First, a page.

Article 280 of the Constitution of India provides for a Finance Commission as a quasi-judicial body. It is constituted by the President of India every fifth year or at such earlier time as he considers necessary.
The finance Commission consists of a Chairman and four other members to be appointed by the President.
They hold office for such period as specified by the President in his order. They are eligible for reappointment.
The Constitution authorizes the Parliament to determine the qualifications of members of the Commissions and the manner in which they should be selected.
Accordingly, the Parliament enacted the Finance Commission Act of 1951 specifying the qualifications of the Chairman and members of the Commission.
The chairman should be a person having experience in public affairs and the four other members should be selected from amongst the following.
A judge of the High Court or one qualified to be appointed as one.
A person who has specialized knowledge of finance and accounts of the government.
A person who has wide experience in financial matters and in administration.
A person who has special knowledge of Economics.
The Finance Commission is required to make recommendations to the President of India on the following matters (Article 280)
The distribution of the net proceeds of taxes to be shared between the Center and the States, and the allocation between the States, the respective shares of such proceeds.
The principal which should govern grants-in-aid to the States by the Center i.e., (out of the Consolidated Fund of India)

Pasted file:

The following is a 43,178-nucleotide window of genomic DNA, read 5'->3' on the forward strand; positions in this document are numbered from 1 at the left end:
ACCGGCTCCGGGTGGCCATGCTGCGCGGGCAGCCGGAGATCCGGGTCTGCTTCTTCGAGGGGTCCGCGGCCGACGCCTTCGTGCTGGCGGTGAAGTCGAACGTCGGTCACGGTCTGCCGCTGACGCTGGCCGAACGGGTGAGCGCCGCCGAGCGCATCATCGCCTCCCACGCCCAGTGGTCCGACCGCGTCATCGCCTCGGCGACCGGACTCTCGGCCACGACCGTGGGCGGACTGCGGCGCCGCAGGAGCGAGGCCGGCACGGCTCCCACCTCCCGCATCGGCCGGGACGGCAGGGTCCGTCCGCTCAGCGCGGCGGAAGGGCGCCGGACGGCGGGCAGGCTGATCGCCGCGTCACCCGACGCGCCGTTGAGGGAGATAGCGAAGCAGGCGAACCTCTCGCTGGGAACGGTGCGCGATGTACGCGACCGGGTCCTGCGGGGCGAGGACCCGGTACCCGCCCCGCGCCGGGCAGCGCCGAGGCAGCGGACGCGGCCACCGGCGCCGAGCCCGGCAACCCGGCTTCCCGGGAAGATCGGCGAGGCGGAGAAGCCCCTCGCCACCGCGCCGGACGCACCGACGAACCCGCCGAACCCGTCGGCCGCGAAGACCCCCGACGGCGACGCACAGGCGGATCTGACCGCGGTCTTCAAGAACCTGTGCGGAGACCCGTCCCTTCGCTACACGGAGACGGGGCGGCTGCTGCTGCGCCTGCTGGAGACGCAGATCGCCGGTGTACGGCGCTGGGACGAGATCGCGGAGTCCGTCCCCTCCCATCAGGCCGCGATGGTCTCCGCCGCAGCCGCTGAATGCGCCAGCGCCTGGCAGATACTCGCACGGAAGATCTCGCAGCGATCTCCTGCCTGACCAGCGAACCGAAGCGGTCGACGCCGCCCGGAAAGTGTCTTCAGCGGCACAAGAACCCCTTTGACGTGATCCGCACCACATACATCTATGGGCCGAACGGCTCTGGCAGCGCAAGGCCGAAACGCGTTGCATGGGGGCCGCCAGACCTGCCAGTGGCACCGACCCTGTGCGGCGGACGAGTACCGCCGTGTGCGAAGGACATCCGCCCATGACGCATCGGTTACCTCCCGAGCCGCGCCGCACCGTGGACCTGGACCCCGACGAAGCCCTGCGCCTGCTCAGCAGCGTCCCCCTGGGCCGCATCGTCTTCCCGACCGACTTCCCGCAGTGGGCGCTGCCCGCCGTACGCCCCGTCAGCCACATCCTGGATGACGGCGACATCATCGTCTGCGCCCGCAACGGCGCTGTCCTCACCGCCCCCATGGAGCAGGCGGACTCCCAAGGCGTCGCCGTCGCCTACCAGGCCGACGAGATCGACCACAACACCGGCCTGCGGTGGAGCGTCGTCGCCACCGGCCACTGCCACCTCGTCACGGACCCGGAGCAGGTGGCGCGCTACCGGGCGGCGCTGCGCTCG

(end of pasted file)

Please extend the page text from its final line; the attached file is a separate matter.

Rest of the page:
The measures needed to augment the Consolidated Fund of a State to supplement the resources of the Panchayats and municipalities in the State on the basis of recommendation made by the State Finance Commission. This function is added by the 73rd and 74th Constitutional Amendment Act of 1992, which have granted constitutional status on the panchayats and the municipalities respectively.
Any other matters referred to it by the President in the interest of sound finance.
Till 1960, the commission also suggested the grants given to the States of Assam, Bihar, Orissa and West Bengal in lieu of the assignment of any share of the net proceeds in each year of export duty on jute and jute products. These grants were to be given for a temporary period of ten years from the commencement of the Constitution (Article 273).
The Commission submits its report to the President. He lays it before both the Houses of Parliament along with an explanatory memorandum as to the action takes on its recommendations (Article 281).